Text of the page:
Skip to content

Jelly and cake: let's revive a 1940s tradition

Last updated 16 June 2023


I know what we had for tea will make you envious: tinned peaches, red and orange jelly, pink and chocolate blancmange followed by iced cake and cream cakes and as much tea as you liked – with sugar in it.

Meet British teenager John Wilkins, who wrote about his experience of a fantastic afternoon tea during the Second World War. 

The delicious spread was laid on by the British Red Cross in London in 1944. It was organised especially to welcome child refugees who had fled the horrors of war-torn Europe.

At the tea party, John was asked to befriend refugee children from Belgium, Holland, Czechoslovakia, France, and Norway.

A 1940s Christmas

He sat next to three refugee girls, including 13-year-old Betty from Belgium. The pair discussed Belgian coal mines, lace and sugar refineries.

“As you can see by now, Betty and I were getting quite pals,” wrote John.

Tea was followed by entertainment, including a Punch and Judy show that soon had all the children in fits of laughter.

“I am sure any party, especially this one, could not have been more perfect, and it will leave an everlasting impression on my mind,” wrote John.

The Red Cross’ welcome for refugees fleeing the war didn’t stop there. We also helped Belgian children enjoy a happy Christmas with British host families.

These kind families provided a warm and loving refuge during the festive period. They shared their precious rations and their homes with strangers. They showed kindness and humanity to homesick children in very dark times.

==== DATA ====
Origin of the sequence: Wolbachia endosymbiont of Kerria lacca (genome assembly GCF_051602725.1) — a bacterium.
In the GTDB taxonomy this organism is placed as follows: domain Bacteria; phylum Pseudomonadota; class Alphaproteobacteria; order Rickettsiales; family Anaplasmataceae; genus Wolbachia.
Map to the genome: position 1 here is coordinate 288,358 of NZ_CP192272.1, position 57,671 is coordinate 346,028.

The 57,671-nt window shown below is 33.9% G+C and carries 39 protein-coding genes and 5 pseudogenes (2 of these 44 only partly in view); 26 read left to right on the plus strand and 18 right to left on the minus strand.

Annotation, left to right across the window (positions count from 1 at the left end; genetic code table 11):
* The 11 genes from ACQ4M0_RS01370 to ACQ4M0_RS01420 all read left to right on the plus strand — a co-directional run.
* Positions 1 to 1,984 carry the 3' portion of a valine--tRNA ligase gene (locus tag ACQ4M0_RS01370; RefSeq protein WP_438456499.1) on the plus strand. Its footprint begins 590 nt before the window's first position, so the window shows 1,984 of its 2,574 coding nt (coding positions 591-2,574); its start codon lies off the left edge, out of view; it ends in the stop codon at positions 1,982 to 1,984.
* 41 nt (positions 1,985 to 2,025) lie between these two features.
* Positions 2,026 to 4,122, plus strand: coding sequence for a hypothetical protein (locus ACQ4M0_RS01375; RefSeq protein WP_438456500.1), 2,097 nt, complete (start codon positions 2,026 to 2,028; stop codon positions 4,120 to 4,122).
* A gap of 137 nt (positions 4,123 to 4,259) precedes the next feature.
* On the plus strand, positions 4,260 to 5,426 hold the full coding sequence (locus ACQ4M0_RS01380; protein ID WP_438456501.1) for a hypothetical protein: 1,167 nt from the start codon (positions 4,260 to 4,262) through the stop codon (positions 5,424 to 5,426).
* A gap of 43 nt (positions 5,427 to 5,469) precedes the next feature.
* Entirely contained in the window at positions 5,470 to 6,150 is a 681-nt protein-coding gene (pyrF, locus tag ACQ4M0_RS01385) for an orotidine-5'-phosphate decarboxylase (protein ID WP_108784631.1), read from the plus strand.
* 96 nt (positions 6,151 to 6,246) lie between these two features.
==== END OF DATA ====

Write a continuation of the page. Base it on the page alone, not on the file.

Meanwhile these scenes were mirrored on the other side of the world as British children and teenagers were evacuated to America, Canada and Australia.

Each group was accompanied by a Red Cross nurse who looked after them on their long journeys. At their destination, they were met by families who found space in their hearts and their homes for British children fleeing World War Two.

A traditional welcome

The refugee crisis we’re seeing today is not a modern phenomenon. While supporting refugee children from Calais in the last few weeks, we recognised many parallels with our work in the 1940s.

In the arrivals lounge of Heathrow, our volunteers have seen how a packet of crisps and a chocolate bar bring just as much pleasure to refugee children as tinned peaches and iced buns did in 1944.

Compared to the 1940s, the numbers of refugees coming here are miniscule.

We do not all have to find space for child refugees in our homes anymore. But we should remember the best of our British traditions and find space for them in our hearts.